to show you, number one, the design and the number
of patients, but to look at the primary outcomes
that were used in these trials and the time points
You can see that most of these used pain
or joint exam findings, tender joints and swollen
joints, as outcomes, but pain usually in VAS or
Likert scales, and the days and times of evaluation
ranged from 24-hour evaluation to--or Shresta, he
did these at 30 minutes, 60 minutes, and 90
minutes, but one day all the way up to 7 days here.
In the next trial, these are controlled
trials, comparing mostly nonsteroidals, some of
these are steroid trials and ice trials, and
whatnot, and you can see again most of these
required pain outcomes and, the top one here, a 50
percent reduction in pain, mostly going to the
reduction in pain level, or reported just changes
in pain level, usually is reported by either VAS or
Again, the time points that were usually
looked at were 1 to 8 days in most of these trials.
So, the considerations as we go forward is
how does one establish a diagnosis, would it be
solely based on prior evidence or current evidence
of crystals as a means for diagnosis.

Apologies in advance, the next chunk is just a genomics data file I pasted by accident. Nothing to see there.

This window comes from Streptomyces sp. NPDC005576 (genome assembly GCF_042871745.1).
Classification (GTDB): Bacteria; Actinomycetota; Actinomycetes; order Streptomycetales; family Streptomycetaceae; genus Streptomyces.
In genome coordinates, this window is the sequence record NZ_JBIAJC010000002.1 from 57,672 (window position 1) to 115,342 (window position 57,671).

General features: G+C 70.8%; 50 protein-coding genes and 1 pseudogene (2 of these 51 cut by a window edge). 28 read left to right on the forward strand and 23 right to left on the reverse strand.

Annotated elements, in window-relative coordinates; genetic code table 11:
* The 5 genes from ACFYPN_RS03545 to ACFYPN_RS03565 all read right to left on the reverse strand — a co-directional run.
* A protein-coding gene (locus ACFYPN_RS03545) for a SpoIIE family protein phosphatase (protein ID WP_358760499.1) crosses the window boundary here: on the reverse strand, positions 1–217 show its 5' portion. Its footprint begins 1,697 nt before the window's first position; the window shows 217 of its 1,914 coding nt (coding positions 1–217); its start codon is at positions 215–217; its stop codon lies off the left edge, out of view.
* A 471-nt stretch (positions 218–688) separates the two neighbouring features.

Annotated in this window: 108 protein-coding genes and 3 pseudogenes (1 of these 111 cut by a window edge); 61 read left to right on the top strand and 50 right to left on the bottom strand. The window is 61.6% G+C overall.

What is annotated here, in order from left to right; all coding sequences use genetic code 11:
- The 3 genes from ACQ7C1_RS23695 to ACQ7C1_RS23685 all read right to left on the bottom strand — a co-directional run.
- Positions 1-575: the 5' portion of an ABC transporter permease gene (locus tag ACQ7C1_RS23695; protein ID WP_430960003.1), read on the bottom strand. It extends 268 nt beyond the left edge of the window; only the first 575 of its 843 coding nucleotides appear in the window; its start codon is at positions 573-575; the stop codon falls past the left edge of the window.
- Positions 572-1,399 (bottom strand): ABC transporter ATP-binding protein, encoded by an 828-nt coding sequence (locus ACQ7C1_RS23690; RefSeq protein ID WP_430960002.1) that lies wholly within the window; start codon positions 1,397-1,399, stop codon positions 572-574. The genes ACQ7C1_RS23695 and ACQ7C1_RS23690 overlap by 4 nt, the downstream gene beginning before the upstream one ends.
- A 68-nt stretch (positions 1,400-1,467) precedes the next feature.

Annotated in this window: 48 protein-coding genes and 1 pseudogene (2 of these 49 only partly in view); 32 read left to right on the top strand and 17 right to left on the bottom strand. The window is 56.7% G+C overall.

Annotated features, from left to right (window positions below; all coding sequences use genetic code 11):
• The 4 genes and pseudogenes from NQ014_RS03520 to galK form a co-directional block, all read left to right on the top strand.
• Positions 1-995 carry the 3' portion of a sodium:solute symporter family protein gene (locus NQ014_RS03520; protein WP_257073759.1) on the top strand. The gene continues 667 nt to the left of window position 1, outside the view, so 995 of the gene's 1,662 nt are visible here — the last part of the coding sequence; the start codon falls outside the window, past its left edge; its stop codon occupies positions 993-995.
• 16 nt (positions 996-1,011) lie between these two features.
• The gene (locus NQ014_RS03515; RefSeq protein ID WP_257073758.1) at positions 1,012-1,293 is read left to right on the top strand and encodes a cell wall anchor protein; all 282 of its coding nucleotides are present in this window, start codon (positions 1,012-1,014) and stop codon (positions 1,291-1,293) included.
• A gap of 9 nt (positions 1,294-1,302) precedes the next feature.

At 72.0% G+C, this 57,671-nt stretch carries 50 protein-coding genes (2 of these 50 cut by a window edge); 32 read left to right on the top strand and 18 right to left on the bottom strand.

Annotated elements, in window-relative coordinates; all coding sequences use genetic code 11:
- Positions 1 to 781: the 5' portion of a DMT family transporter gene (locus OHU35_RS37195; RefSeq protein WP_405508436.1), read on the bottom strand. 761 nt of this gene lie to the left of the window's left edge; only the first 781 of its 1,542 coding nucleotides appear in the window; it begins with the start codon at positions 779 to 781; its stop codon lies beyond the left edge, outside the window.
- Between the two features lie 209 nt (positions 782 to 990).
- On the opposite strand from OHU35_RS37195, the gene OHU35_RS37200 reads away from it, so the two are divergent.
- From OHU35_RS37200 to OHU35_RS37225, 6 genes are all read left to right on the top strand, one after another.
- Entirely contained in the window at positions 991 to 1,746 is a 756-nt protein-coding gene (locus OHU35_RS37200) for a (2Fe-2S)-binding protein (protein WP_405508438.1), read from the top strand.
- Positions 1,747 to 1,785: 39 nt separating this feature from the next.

Would you rely on ARA criteria, either
crystals or the clinical criteria, or would you use
the much more practical approaches as I do in
clinic, what is the duration, does someone come in
with two weeks of symptoms and new gout, or must
they have established gout over time, what does the
duration of attack have to be before they get in.
In some instances, patients had to wait 5
to 7 days to get in. This is sort of a problem,
because again that is the maximal amount of pain.
You want to get these patients in as soon as
Con meds are issues, as Joel talked about.
I think most patients will come to you on some
degree of pain medicine whether they be
nonsteroidals or other pain medicines. Steroids
obviously I think would compound things unless it
was a steroid trial, and allopurinol should be
stopped at entry.
Time assessments. The window here is much
shorter. This is not like the trials we were